The central concern is that web-based journalism may not be up to the task of fulfilling its role as democracy’s “Fourth Estate”, which is to say, being the watchdog of government. Hunt cites Alex Jones, the director of Harvard’s Shorenstein Center on the Press, Politics and Public Policy, who estimates that as much as 85 percent of what we consider to be news originates in print journalism.
Now, while that proportion seems fishy to me, we shouldn’t let it distract us from the more important issue. Much of Internet journalism now is mere aggregation and commentary on what traditional news services are still uncovering. Some scandals do break out when something incriminating finds its way online, but many more important stories require far more digging, digging that newspaper journalists have been far more eager to do than anybody else.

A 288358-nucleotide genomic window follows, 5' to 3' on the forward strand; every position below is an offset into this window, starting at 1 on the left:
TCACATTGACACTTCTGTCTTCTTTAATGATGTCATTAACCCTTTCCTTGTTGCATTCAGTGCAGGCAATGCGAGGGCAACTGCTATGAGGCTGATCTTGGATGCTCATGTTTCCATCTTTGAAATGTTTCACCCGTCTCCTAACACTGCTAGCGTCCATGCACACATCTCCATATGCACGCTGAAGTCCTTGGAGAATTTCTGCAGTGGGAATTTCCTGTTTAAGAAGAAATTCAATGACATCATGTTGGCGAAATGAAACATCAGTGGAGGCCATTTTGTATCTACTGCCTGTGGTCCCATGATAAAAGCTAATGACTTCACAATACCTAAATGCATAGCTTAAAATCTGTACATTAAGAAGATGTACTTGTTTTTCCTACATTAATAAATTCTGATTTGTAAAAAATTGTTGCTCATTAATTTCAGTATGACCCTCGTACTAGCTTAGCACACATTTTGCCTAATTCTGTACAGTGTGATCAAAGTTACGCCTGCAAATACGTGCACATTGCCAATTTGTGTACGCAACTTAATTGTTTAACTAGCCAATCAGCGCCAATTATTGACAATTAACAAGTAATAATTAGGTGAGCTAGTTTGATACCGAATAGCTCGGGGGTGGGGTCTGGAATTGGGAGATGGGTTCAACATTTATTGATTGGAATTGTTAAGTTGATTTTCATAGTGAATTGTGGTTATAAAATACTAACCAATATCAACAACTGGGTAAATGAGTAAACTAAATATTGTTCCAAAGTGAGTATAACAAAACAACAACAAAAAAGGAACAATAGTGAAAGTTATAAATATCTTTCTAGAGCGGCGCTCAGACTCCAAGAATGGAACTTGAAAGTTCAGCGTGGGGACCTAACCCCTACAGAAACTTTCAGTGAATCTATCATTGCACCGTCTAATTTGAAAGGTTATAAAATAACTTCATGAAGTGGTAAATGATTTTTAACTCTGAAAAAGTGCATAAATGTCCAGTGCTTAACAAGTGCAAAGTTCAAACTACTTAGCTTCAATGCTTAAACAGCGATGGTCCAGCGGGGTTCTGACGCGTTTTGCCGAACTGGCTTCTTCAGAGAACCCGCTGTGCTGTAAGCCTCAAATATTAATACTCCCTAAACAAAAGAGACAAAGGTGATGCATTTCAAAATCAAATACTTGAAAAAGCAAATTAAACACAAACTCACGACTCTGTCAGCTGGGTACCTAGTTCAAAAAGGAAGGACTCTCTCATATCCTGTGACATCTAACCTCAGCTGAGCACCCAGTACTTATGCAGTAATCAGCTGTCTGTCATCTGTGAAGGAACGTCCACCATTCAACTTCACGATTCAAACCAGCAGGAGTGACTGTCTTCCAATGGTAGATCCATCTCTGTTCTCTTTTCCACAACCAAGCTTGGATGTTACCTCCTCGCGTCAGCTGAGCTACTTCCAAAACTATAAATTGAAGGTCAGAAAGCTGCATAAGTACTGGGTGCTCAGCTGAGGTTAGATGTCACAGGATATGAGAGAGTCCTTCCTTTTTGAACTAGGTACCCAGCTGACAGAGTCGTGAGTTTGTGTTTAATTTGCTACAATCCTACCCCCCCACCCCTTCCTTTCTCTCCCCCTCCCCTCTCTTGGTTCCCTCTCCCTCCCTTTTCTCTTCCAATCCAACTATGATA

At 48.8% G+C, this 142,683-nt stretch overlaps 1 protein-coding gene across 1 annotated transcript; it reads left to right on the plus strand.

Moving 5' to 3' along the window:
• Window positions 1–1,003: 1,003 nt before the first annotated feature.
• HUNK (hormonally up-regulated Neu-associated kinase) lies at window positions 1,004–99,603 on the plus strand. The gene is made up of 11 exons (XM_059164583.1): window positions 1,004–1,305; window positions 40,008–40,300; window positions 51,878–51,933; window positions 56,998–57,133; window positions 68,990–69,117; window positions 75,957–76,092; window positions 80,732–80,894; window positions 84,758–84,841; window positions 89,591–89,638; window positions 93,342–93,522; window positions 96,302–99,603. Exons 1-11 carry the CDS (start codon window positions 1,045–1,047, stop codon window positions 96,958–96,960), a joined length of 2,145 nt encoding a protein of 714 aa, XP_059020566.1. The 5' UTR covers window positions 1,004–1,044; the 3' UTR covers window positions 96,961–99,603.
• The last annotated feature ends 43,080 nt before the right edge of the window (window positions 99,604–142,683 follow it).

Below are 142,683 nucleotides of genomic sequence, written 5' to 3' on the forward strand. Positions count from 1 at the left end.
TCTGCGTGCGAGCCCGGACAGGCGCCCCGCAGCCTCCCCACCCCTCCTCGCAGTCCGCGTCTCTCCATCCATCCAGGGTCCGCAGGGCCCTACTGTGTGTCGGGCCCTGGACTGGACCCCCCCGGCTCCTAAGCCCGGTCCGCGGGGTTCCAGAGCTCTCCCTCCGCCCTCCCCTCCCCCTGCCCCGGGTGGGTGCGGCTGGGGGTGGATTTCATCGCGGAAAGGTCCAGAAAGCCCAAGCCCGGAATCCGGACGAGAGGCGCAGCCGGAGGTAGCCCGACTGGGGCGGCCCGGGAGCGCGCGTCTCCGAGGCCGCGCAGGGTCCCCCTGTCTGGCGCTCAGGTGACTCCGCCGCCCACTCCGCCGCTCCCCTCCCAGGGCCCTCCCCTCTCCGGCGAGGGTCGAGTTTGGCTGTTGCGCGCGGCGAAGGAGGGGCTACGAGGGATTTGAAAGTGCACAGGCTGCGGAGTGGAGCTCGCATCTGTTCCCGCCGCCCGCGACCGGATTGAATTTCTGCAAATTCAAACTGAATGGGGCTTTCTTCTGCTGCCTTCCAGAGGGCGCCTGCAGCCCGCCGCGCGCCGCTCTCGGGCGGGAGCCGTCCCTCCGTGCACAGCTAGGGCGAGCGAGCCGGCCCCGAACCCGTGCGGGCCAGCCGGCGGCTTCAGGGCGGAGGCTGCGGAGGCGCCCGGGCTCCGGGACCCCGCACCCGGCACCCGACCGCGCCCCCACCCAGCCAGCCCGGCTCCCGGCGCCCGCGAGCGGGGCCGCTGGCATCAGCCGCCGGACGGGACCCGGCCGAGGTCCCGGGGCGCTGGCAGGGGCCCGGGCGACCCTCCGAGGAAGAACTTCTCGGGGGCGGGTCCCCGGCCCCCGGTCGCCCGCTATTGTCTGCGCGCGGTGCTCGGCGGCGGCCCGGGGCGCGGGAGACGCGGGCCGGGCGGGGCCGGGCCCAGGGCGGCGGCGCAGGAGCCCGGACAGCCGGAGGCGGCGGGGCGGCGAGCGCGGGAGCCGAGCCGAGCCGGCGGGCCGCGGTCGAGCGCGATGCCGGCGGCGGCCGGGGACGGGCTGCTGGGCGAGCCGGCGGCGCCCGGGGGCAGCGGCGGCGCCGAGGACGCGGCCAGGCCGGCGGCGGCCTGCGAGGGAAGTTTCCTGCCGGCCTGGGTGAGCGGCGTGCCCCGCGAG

Another critical area where newspapers are needed is for reporting on developments overseas. One of the biggest casualties in the wave of cutbacks that have roiled the news business in the past decades has been foreign reporting. Big national papers such as the Chicago Tribune and Boston Globe have entirely slashed their foreign bureaus and now rely on wire report or reporting from sister papers that still have overseas staffs.